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Neurological Sciences

, Volume 39, Issue 2, pp 321–328 | Cite as

Comparison of olfactory and gustatory disorders in Alzheimer’s disease

  • Minoru Kouzuki
  • Tetsuya Suzuki
  • Masaya Nagano
  • Syouta Nakamura
  • Yuto Katsumata
  • Ayumi Takamura
  • Katsuya Urakami
Original Article
  • 307 Downloads

Abstract

Patients with Alzheimer’s disease (AD) develop olfactory and gustatory disorders. However, the order of failure and relevance of the pathophysiology are unclear. We compared olfactory identification and whole mouth gustation in patients with AD to those with mild cognitive impairment (MCI) and to healthy controls (HC) and assessed correlations with pathophysiology. Patients with AD (n = 40), MCI (n = 34), and HC (n = 40) were recruited. We performed the Odor Stick Identification Test for Japanese (OSIT-J), gustatory test by the intraoral dropping method using taste solutions, Mini-Mental State Examination (MMSE), Alzheimer’s Disease Assessment Scale-cognitive subscale Japanese version (ADAS-J cog), Touch Panel-type Dementia Assessment Scale (TDAS), and measurement of amyloid β (Aβ) 42 and phosphorylated tau (p-tau) 181 levels in cerebrospinal fluid (CSF). Patients with AD and MCI had lower OSIT-J scores than did the HC. The OSIT-J score was correlated with the MMSE, ADAS-J cog, TDAS, and Aβ42 results. There were no significant differences in the gustatory test scores among the three groups. The gustatory test score was only correlated with the MMSE, ADAS-J cog, and TDAS results. Olfactory function decreased in AD and MCI patients and was associated with CSF biomarker levels and cognitive disorders. The results suggest that olfactory function is impaired in early stage of AD. Gustatory function was not correlated with CSF biomarkers, which suggests that it may not be impaired in early stage of AD.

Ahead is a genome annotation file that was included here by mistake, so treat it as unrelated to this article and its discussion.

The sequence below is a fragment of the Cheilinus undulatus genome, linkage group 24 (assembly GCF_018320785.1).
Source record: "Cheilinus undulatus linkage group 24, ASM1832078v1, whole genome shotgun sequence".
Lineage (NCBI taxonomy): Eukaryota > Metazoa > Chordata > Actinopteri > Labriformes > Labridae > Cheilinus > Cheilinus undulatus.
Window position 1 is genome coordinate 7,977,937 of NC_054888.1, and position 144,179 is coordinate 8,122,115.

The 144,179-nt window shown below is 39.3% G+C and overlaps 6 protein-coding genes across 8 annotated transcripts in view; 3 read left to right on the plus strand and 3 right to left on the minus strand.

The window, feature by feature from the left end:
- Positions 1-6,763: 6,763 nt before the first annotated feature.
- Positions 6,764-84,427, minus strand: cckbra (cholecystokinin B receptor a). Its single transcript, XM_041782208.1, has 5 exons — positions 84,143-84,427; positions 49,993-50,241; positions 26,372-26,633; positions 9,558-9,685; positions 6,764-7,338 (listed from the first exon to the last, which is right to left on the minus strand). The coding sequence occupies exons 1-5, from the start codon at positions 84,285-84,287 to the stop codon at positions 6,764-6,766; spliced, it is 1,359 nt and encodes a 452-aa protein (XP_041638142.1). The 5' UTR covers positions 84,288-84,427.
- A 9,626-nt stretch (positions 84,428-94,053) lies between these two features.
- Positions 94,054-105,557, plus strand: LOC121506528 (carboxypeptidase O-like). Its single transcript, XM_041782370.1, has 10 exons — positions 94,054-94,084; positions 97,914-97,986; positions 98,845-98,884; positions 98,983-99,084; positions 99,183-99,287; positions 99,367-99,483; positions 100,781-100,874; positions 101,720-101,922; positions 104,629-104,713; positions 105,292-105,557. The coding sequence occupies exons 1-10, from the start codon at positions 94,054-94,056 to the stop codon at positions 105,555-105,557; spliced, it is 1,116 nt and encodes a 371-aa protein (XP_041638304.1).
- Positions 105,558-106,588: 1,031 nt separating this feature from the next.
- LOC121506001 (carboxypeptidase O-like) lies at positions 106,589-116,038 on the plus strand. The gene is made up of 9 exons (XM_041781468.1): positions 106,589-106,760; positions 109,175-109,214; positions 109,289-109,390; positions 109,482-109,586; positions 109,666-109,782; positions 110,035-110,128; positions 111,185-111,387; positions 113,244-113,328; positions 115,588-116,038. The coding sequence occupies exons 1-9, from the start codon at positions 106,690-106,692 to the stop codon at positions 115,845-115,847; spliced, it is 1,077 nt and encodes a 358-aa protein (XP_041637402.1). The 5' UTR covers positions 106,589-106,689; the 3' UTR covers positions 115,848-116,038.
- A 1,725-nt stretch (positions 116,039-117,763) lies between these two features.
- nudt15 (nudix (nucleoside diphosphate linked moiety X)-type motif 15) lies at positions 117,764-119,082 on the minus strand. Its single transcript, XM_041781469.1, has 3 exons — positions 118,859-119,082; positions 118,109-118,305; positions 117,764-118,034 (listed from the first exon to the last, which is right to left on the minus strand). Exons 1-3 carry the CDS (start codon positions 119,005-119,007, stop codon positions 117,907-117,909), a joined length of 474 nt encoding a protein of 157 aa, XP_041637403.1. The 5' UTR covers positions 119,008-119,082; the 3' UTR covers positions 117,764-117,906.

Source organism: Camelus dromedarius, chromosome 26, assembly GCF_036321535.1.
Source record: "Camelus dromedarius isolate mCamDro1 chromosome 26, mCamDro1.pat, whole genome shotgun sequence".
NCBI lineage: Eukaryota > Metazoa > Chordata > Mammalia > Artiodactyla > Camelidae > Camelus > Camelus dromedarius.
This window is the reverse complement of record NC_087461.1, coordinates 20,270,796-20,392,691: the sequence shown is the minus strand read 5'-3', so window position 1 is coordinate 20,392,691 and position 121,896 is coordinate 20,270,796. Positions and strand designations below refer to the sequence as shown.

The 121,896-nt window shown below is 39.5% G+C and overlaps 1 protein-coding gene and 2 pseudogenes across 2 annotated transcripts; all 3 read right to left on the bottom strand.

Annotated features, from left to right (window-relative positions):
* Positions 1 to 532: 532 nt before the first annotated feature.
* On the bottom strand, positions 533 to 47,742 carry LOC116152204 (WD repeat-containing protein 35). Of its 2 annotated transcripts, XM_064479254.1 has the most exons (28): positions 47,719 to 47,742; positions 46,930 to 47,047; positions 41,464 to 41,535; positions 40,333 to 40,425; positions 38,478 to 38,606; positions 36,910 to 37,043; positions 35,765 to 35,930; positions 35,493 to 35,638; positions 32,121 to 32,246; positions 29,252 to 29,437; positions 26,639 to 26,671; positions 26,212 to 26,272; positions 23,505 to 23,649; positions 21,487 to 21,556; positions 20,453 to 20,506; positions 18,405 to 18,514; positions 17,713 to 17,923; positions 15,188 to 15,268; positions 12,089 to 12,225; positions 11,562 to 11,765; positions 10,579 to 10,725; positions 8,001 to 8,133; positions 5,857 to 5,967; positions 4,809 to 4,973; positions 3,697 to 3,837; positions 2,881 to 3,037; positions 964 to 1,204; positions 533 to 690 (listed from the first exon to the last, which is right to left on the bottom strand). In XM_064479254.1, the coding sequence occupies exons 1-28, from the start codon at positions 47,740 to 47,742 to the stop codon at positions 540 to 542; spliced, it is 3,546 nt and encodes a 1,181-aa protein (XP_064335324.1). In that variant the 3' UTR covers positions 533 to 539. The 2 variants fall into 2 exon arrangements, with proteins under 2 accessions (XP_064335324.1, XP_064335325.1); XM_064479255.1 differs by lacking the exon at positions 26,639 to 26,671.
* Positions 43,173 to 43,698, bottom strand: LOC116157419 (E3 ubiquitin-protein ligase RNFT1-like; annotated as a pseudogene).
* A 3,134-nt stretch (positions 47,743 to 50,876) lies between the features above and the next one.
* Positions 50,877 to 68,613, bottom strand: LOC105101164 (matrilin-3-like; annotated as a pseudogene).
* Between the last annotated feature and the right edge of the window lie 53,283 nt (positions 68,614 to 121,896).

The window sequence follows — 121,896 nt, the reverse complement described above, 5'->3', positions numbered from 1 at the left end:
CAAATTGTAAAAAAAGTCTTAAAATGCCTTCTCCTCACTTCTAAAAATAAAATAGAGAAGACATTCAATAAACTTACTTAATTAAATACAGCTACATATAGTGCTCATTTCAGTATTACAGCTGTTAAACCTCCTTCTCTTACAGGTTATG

Keywords

Alzheimer’s disease Mild cognitive impairment Olfactory function Gustatory function Cerebrospinal fluid biomarker Cognitive function 

Notes

Acknowledgments

We thank the patients who participated in our study and their families. We also thank the staff at Shinsei Hospital (Kurayoshi, Japan) who cooperated in this study.

Compliance with ethical standards

The study design was approved by the ethics committee of Tottori University. The research protocol was explained to the patients and/or relatives, and informed consent for their participation was obtained.

Conflict of interest

The authors declare that they have no conflict of interest.

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Copyright information

© Springer-Verlag Italia S.r.l., part of Springer Nature 2017

Authors and Affiliations

  1. 1.Department of Biological Regulation, School of Health Science, Faculty of MedicineTottori UniversityYonagoJapan

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